Conner Frankamp was curious, but not concerned when Kansas University basketball coach Bill Self called a team meeting after workouts on Monday night.
“He told us before we were going in that it was going to be something good,” Frankamp, KU’s sophomore combo guard from Wichita, said with a smile.
“We were all kind of shocked about it. We were fired up,” he added, asked about Self’s proclamation that the Jayhawks, as a team, would represent the United States at the 2015 World University Games in Korea.
“I had no idea that was in the realm for anything. We’re going over there as a business trip representing our country. We don’t want to let a lot of people down. We’re all very excited for it,” Frankamp said.
For Frankamp, this marks an opportunity to win a second gold medal while playing for the red, white and blue. He scored 22 points to lead the U.S. to a 95-62 win over Australia in the gold-medal game of the FIBA Under 17 World Championships in the summer of 2012 in Lithuania.
“It was awesome. To represent our country is something amazing. Not many people get to do it. It was awesome being able to win the gold medal as well,” said Frankamp, who was joined on that team by players such as Jabari Parker, Jahlil Okafor, Justise Winslow and Tyus Jones.
“Being surrounded with those good players made me a better player. Just winning was also amazing,” Frankamp said.
Another Jayhawk with Team USA experience is Frankamp’s roommate, freshman Cliff Alexander, who struck gold in the zone qualifier of the 2013 3x3 tournament in Washington, D.C. KU’s Perry Ellis and Kelly Oubre have participated in USA Basketball’s developmental national team program.
“It’s really going to be a cool experience for us,” Frankamp said.
The 6-foot, 170-pounder, who said he’s put on about eight pounds since arriving at KU as a freshman, said he’s working on all aspects of his game this summer. He’s in the mix with Devonté Graham and Frank Mason for the starting point guard position.
‘I think they are both really good players and I know they will help the team quite a bit,” Frankamp said. “We will all compete at practice, of course, and off the court be good friends. We all want to help the team the best we can.”
Self has said whichever backcourt player gets the ball will bring it up court and start the offensive possession this season.
“It seems a lot of people in college basketball are going to that, with more guards and everything,” Frankamp said. “It will be a good style for us, I think. We have to get up and down the court a lot faster, be able to use our athletic ability. Dribbling is something important to me, so I work on that quite a bit, also continue working on my shot.”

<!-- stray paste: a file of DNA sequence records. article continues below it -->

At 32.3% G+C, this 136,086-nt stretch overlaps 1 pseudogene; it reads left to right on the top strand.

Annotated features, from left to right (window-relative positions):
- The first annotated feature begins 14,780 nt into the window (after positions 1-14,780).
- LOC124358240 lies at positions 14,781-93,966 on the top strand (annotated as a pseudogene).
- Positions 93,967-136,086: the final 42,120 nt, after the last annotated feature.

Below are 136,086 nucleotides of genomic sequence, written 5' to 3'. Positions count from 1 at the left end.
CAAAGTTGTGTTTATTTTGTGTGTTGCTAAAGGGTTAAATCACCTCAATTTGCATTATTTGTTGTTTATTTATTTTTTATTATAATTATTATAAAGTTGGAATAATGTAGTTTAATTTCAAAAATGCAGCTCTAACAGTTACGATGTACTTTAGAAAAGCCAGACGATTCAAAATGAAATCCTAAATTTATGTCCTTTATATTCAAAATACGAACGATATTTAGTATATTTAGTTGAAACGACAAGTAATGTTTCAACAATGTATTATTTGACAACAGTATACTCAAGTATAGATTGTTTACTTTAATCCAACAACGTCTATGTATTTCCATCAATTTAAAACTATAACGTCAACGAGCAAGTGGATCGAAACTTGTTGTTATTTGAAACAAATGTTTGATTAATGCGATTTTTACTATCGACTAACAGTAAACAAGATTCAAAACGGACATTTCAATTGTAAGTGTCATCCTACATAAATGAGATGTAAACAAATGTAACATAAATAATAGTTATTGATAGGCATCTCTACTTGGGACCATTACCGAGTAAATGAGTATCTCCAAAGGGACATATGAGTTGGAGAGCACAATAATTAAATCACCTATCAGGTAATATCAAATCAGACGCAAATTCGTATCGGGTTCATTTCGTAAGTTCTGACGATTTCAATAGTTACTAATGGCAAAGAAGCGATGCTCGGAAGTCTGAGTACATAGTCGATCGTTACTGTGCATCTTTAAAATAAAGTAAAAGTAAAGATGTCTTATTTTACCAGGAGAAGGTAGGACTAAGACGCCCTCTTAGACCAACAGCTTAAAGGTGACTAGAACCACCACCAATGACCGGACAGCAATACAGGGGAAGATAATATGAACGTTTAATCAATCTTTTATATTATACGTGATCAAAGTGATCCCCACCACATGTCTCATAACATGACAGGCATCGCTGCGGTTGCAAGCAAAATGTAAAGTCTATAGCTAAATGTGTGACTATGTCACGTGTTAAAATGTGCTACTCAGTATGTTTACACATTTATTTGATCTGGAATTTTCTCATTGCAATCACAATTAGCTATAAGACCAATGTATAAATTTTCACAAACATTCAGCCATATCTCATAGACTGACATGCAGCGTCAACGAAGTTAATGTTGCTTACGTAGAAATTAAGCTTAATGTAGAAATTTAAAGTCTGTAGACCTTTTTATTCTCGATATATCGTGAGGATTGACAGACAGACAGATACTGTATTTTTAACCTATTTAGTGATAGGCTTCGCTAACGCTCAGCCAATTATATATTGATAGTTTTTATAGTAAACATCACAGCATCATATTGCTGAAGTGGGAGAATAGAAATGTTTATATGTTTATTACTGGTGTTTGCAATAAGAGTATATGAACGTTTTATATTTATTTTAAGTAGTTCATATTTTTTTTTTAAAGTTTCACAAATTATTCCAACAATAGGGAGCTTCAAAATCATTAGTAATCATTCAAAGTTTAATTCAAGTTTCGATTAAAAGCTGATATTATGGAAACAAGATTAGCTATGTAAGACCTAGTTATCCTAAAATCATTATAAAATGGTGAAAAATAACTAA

He said he’s “very happy with my progress” after averaging 2.5 points a game in limited duty as a freshman. He had 12 points in 18 minutes in KU’s season-ending loss vs. Stanford.
“I just hope I can continue to get better and progress even more,” he said, noting a perfect season would encompass “the team having a great season and making a long run in the tournament and being able to contribute as much as I can and help the team a lot.”
Recruiting lift: Self was asked if KU’s appearance in the World University Games might help recruiting. Any player who signs with KU in the Class of 2015 would be eligible to go on the trip to Korea next July.
“I don’t think you do this because it’s a recruiting nugget. Maybe that could be a byproduct of it. I don’t know,” Self said. “There should be television exposure for all our games. I know that’s being worked on right now.”
Returning Jayhawks?: If KU has 12 scholarship players on the 2015-16 roster next summer, it likely won’t hold tryouts for spots on the World Games team with Jayhawks 25 and under.
However ... “if we don’t have 12 on scholarship, why wouldn’t we look to bring some experience or maybe an older guy back that may need to be seen, maybe play a role in doing something that would be a lifelong memory for him?” Self said, noting KU would be going against many pros from numerous countries.
“Gurley, thank God, is too old and heavy for sure,” he added, needling former KU guard Greg Gurley of the Williams Fund, not eligible to make the 12-man team.
Spurs good example: KU coach Self on Monday’s Big 12 summer teleconference praised the NBA champion San Antonio Spurs. Self’s buddy, R.C. Buford, is general manager of a team that has won five NBA crowns. Self attended the Game Five clincher on Sunday and sat next to Buford in the stands.
“I’m happy for him, obviously, because we’ve been close for so many years. I’m happy for the entire organization — first class — and they played at a level, to be quite candid with you, I don’t think we’ve seen very many NBA teams, in recent memory, that I can remember, that would actually play at that level,” Self said.
“That was a true team and they did so many great things. To see how three Hall-of-Famers (Tim Duncan, Manu Ginobili, Tony Parker), the three best players on the team, how excited they were when (Kawhi) Leonard won MVP, it makes for a pretty special situation. What Pop (coach Gregg Popovich) and the Spurs have done will make it much easier for college coaches to coach,” Self added, noting he would point out to his players how the champs moved the basketball without it sticking to hands.